President Joe Biden hopes to ease a serious source of tension with Europe when he meets with European Commission President Ursula von der Leyen at the White House on Friday, according to officials.
The dispute is technical but highly contentious. It comes at a moment – a year into Russia’s invasion of Ukraine – when unity between the US and its European allies is already being tested.
The quarrel centers on a provision of Biden’s landmark Inflation Reduction Act that offered tax credits for electric vehicles. The law specifies in order to qualify for the credit, the vehicles must source a percentage of the material for their batteries from North America or countries with a free trade agreement with the US – which the EU does not.
The law has infuriated some of the United States’ top allies, like the EU, who say their countries are being penalized. The timing is inopportune, as Biden works to maintain transatlantic unity as the war in Ukraine enters a second year.
In their talks in the Oval Office on Friday, Biden and von der Leyen plan to discuss the matter and announce a new set of negotiations that, if successful, would allow European companies to benefit from the Biden law and reduce both US and EU dependence on China.
They will also discuss the ongoing war in Ukraine, including plans to deeper cooperation on enforcing sanctions against Russia and third-party countries who are supporting Moscow’s invasion. That could soon include China, which US officials have warned is considering providing lethal aid to Russia.
Yet it is the transatlantic economic issues that will form the center of the talks, particularly the disagreement over Biden’s climate law, which European officials have slammed as protectionist.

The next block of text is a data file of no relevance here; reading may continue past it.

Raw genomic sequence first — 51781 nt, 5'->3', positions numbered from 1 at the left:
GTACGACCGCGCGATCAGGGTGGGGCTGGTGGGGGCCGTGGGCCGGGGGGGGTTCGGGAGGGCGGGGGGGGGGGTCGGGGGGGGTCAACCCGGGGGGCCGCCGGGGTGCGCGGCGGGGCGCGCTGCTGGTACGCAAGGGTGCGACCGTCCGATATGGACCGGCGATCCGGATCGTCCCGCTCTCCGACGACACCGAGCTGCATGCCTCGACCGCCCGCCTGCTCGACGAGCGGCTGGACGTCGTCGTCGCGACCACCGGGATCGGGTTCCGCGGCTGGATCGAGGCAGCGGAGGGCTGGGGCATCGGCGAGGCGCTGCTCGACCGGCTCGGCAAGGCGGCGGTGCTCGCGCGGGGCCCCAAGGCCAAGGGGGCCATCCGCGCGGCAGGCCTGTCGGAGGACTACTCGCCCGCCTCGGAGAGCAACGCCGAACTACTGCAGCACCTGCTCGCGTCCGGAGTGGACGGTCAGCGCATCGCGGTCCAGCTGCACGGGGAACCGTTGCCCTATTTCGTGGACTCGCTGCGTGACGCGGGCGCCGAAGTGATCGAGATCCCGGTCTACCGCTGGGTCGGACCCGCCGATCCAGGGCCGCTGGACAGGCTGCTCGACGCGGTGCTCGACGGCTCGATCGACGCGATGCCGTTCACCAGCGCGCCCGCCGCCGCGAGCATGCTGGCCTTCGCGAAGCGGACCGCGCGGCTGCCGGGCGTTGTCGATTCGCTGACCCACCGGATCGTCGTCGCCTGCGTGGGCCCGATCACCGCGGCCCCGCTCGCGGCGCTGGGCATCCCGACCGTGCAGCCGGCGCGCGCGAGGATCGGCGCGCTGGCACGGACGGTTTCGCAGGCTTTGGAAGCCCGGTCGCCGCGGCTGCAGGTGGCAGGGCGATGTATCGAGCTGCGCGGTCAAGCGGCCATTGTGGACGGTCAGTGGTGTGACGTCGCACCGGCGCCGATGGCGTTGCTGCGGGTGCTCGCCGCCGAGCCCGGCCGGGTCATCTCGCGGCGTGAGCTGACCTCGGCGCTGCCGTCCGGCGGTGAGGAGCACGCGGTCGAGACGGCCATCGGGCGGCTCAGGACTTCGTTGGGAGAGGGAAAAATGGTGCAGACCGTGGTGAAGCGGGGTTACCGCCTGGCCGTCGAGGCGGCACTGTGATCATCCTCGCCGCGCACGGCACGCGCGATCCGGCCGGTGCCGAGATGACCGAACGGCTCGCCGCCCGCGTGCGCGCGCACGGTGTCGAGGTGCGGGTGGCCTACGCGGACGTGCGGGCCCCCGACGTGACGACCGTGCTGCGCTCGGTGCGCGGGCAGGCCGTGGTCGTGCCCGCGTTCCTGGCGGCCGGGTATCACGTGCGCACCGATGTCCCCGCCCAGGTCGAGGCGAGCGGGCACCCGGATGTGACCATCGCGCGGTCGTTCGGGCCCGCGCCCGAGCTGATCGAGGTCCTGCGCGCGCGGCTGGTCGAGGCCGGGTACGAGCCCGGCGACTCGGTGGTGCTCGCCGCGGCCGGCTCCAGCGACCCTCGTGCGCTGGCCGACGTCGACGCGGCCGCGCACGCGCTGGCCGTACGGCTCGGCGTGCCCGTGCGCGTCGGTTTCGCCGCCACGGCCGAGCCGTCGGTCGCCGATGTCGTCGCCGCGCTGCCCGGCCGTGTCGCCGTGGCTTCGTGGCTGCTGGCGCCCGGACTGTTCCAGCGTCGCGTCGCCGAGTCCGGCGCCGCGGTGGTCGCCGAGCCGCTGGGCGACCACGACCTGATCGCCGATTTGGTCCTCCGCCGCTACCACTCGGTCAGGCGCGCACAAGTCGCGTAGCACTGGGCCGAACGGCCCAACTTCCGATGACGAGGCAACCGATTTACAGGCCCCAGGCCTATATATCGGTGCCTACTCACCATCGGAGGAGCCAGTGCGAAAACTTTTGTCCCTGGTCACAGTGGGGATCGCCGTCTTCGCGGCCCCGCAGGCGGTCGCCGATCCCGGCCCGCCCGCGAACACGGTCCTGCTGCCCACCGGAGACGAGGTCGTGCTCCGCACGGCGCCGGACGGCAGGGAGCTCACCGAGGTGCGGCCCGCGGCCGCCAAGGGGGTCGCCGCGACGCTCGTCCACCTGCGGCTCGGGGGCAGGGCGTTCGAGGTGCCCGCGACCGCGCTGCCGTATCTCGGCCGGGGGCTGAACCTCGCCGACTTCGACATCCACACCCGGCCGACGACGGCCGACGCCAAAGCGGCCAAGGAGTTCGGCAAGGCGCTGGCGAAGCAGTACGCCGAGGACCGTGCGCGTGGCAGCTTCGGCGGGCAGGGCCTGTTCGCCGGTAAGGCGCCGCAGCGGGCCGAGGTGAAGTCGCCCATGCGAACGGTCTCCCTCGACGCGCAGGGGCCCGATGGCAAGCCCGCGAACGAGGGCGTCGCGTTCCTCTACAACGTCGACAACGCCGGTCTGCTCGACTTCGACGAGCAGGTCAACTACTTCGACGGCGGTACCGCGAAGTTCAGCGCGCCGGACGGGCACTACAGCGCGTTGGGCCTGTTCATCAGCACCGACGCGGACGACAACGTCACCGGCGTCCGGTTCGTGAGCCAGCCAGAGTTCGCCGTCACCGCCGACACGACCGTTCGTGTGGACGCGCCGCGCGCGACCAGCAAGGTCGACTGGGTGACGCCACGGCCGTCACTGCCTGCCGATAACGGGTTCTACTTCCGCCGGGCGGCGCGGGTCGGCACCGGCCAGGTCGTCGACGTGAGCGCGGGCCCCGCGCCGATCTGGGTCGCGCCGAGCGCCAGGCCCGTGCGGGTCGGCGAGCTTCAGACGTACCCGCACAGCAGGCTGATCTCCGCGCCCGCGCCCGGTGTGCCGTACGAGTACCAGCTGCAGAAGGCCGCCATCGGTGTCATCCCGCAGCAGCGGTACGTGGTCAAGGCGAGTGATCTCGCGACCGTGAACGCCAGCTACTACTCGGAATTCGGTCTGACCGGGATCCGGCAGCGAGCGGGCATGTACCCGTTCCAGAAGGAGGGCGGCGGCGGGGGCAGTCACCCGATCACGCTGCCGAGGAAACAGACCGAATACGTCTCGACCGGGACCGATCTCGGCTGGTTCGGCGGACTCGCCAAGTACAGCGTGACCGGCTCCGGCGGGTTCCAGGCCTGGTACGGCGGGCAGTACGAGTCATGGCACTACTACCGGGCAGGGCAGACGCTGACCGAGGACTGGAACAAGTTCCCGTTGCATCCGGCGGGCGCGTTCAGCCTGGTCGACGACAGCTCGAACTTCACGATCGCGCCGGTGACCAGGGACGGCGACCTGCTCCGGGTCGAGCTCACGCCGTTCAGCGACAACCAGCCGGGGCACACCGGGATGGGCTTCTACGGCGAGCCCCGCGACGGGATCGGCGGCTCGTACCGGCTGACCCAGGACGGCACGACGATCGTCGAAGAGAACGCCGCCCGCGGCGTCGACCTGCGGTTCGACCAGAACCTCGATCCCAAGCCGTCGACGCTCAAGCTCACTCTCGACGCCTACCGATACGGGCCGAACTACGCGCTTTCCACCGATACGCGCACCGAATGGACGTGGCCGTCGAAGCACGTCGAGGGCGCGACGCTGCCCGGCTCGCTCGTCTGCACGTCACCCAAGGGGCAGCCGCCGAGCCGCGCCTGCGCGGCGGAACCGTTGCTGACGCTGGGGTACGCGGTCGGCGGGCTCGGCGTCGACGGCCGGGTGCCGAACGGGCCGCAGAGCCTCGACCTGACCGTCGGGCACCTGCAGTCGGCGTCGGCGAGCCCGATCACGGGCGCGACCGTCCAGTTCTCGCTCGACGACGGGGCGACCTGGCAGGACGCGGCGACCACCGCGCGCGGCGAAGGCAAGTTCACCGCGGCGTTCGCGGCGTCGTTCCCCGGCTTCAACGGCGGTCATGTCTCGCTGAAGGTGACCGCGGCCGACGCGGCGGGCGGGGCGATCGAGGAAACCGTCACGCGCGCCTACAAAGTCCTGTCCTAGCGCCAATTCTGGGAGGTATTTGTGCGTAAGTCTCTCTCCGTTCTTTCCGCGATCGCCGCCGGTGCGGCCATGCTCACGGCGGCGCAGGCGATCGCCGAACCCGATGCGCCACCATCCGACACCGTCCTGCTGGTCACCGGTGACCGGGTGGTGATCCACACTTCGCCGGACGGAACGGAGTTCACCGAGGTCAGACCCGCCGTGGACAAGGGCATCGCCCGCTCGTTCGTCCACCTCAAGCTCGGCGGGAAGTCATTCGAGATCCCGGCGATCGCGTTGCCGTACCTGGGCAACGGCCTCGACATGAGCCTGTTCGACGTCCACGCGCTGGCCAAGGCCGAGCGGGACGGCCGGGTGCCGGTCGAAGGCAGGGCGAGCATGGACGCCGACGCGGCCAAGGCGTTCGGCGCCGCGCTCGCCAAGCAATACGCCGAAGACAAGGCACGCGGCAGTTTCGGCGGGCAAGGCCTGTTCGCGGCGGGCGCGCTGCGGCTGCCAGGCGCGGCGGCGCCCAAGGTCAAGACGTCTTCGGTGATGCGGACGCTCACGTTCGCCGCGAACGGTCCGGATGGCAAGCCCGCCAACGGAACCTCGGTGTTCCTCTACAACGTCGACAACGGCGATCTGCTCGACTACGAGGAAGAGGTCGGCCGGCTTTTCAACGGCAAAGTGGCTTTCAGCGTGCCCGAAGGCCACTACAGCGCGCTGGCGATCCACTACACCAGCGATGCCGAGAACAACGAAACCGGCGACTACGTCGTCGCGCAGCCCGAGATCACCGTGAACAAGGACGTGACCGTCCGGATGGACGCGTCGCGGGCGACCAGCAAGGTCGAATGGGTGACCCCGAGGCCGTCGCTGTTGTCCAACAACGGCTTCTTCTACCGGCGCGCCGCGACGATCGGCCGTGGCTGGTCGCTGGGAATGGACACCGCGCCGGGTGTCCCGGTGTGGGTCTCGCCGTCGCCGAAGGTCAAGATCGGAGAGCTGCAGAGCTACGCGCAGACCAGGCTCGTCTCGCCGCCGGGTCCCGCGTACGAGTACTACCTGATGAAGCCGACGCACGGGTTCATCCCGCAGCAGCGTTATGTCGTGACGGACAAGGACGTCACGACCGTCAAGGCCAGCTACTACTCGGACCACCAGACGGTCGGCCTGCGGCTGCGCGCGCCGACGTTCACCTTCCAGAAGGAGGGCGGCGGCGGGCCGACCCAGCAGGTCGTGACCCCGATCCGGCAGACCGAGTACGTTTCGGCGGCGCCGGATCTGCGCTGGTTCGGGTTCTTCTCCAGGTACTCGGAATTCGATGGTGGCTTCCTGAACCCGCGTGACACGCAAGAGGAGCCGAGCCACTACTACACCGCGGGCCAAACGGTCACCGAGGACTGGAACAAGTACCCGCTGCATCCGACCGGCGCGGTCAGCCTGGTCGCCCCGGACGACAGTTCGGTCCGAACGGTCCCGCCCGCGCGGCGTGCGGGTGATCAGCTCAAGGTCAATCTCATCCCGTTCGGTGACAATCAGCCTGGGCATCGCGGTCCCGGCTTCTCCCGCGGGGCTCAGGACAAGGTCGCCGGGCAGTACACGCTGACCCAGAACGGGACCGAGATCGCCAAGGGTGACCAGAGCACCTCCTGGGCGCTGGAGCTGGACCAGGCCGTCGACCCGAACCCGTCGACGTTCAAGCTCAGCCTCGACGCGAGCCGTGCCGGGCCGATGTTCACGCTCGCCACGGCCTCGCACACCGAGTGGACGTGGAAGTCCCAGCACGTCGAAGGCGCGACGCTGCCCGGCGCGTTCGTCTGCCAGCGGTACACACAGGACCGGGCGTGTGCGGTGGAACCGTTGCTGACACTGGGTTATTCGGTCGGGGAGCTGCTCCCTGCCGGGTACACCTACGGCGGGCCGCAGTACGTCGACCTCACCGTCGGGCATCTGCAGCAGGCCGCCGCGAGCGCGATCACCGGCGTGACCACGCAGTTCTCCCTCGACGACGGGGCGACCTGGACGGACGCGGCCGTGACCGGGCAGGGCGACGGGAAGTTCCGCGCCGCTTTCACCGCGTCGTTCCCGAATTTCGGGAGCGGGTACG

The potential agreement the two leaders will announce would center on the critical minerals that are necessary for electric vehicle batteries, perhaps unlocking for Europe some of the Inflation Reduction Act’s benefits.
If not resolved, the issue could potentially spiral into competing subsidies that neither side wants, and add to strains caused by the war in Ukraine.
“What we want to do is maximize the amount of deployment, maximize the speed of that deployment, and do so in a way that builds each of our respective industrial bases. That isn’t going to happen if our incentives and their incentives are misaligned, and compete with one another in a zero sum way,” a senior US administration official said ahead of the meeting.
After Biden signed the law last year, European allies reacted harshly, setting off a scramble within the administration to resolve the issues while not angering members of Congress who supported the Made-in-America aspects of the law.
Among the top proponents of the measure: West Virginia Sen. Joe Manchin, the centrist Democrat whose support is critical for the White House on a number of issues.
Biden’s meeting Friday won’t completely resolve the matter, according to officials, but instead launch a process of arriving at a type of trade agreement that would meet the law’s requirements and allow European companies to help supply battery materials – like lithium and nickel – for electric vehicles.
US officials have been in similar discussions with counterparts from the United Kingdom and Japan to assuage those nations’ similar concerns about the Inflation Reduction Act.
It’s unclear how long the process might take.
“The goal here is to ensure that as we make our investments, as Europe make its investments, that our approaches are communicated, that we’re communicating with one another on our approaches so that we maximize the deployment of clean energy technology over time, and not that those incentives compete with one another,” the official said.